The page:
Sometime thereafter the grant was conveyed by Antonio Montoya to Elena Gallegos, who died testate in 1731, and under her will devised the grant to her son, Antonio Gurule. Antonio Gurule died testate in 1761; he left the grant to his nine children. The plaintiff claimed an interest in the grant as one of the legal representatives of Diego Montoya, and estimated that the grant contained 70,000 acres. Since the two suits obviously covered the same land and obviously were based upon the same title, the court consolidated them on November 27, 1893.[5]

The consolidated case came up for trial on November 28, 1893 at which time the plaintiffs introduced their title papers and oral testimony, showing the possession and occupation of portions of the grant by the plaintiffs and their ancestors from “time out of mind.” The government conceded that the plaintiffs’ documentary evidence was genuine and the bona fides of their possession, however, it had a serious question concerning the location of the east boundary of the grant. It contended that the line should be located at the foot of the Sandia Mountain, while the plaintiffs argued that it should be fixed at the top of the mountain. Since the 30,000 acres of land embraced within the disputed area were covered with timber, it was extremely valuable.

In its Opinion dated December 1, 1893,[6] the court called attention to the fact that the question involved in this suit was of no small importance since many of the grants pending before it contained similar calls. It also pointed out that this was a case of first impression insofar as boundaries of Spanish and Mexican grants were concerned. Continuing, it noted that it would be difficult to fix the exact point which marked the bottom or foot of a mountain, but it would be no problem to locate its crest. Thus, it seemed more likely that the granting authorities, who undoubtedly intended for the description to be definite and unambiguous, meant the crest when they designated a mountain or a hill as a boundary. The court relied heavily on the decision of the California Supreme Court in the Ornbaum Case,[7] where the description in a homestead declaration calling for a mountain was objected to as being indefinite.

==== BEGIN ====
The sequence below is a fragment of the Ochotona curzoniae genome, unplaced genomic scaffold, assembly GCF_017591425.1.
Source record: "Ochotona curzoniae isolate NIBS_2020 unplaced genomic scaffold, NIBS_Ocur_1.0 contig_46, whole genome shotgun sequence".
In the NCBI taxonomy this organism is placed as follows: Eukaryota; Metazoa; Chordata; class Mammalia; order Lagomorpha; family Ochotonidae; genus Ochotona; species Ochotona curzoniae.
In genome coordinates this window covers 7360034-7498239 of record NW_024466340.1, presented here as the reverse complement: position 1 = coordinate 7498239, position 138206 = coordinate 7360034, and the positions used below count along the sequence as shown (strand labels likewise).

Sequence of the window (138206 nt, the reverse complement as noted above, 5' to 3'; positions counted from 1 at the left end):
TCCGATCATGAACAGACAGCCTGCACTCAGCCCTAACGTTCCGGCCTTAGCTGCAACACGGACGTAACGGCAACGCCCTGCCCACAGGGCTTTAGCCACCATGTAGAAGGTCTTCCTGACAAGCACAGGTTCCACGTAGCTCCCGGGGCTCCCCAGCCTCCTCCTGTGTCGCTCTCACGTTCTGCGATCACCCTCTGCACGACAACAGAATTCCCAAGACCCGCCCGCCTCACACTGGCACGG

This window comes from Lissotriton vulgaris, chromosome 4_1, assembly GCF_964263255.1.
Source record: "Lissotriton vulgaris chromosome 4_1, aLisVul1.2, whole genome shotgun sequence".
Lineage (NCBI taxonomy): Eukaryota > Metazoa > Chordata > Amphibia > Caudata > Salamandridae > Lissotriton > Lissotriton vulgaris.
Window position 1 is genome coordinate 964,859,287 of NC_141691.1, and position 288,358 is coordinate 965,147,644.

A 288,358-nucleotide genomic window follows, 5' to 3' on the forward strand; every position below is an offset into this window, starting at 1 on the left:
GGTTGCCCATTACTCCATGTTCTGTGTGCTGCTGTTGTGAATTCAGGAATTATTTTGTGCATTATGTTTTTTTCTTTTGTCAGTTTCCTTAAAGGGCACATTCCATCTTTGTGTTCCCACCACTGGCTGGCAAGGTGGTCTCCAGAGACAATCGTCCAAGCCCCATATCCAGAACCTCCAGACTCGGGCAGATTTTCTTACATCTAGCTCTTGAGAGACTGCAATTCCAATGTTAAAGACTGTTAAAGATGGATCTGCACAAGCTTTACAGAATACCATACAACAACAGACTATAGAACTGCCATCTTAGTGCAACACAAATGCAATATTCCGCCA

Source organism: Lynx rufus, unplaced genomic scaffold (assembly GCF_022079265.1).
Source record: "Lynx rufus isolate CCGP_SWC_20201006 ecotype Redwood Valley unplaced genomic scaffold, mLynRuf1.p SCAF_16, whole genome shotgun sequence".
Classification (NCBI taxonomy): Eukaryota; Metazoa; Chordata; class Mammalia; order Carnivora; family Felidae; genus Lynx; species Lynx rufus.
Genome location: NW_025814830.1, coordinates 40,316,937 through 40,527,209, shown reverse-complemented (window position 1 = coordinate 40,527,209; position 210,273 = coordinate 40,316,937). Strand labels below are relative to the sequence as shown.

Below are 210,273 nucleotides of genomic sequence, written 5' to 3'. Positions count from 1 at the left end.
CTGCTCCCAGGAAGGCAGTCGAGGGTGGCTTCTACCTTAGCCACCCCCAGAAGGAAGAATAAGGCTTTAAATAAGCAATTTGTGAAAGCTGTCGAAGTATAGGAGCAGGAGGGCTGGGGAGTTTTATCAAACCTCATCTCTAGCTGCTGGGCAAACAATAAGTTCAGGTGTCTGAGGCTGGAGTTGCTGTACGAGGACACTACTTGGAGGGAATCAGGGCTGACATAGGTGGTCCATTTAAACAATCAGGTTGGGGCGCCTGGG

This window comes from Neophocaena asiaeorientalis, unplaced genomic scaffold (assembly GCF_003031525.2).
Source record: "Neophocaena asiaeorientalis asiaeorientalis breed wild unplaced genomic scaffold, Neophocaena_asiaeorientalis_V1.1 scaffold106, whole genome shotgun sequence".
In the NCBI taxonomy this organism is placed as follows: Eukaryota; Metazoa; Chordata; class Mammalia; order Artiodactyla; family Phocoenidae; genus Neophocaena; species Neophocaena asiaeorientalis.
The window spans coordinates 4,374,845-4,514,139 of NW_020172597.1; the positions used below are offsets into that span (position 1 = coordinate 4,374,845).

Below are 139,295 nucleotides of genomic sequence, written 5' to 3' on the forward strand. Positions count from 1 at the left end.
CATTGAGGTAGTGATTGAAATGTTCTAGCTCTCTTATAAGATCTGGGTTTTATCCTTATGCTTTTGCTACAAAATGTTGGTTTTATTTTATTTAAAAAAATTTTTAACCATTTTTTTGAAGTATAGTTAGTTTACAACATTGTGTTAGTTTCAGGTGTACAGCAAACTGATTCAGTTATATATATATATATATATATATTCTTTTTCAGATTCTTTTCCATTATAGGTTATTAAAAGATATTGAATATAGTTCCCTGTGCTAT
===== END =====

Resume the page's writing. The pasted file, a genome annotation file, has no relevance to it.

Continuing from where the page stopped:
The California Court, in upholding the description, held:

It would be a novel proposition of law in this state that a mountain or range of mountains is not a definite boundary of land. It is as much so as a tree, a rock, or a stream a half mile wide, in which the boundary would go ad medium filum aquae. The boundaries usually go to the middle of the natural object named, except in the case of a range of mountains, when it goes to the comb or dividing line of the ridge.

The Court of Private Land Claims was also impressed with the fact that the principal meaning of the word ‘sierra’ is a saw. In closing, the court held:

The term may be applied, in common parlance, to entire mountains, smoothly rounded, as to those with rugged ridges, but when employed in relation to a boundary point or line, there can be no room for doubt that the “cumbria,” apex or summit is intended as the true and precise definition of the land mark.

The government appealed the decision to the United States Supreme Court, but, on February 1, 1897, moved for and secured its dismissal.[8]

Once the Court of Private Land Claims’ decision became final, a contract was awarded to Deputy Surveyor George H. Pradt for the surveying of the grant. The survey, which was made between the eleventh and twentieth of May, 1898, covered 35,048.78 acres. A patent covering such land was issued on February 25, 1909 to the heirs, legal representatives, successors in interest and assigns of Diego Montoya and Elena Gallegos, his vendee, as against the United States of America.[9]



[1] The Ranchos de Albuquerque Grant, No. 156 (Mss. Records of the S.G.N.M.).

[2] S. Exec. Doc. No. 1, 50th Cong., 2nd Sess., 1‑61 (1888).

[3] Gutierrez v. United States, No. 106 (Mss., Records of the Ct. Pvt. L. Cl.).

[4] Gurule v. United States, No. 51 (Mss., Records of the Ct. Pvt. I. Cl.).

[5] 2 Journal 27 (Mss., Records of the Ct. Pvt. L. Cl.).

[6] 3 Journal 159 (Mss., Records of the Ct. Pvt. L. Cl.).

[7] Ornbaum v. His Creditors, 61 Calif. 455 (1882).

[8] United States v. Gurule, 17 S. Ct. 1001, 41 L. Ed. 1185 (1897) mem.)

[9] (Stet.)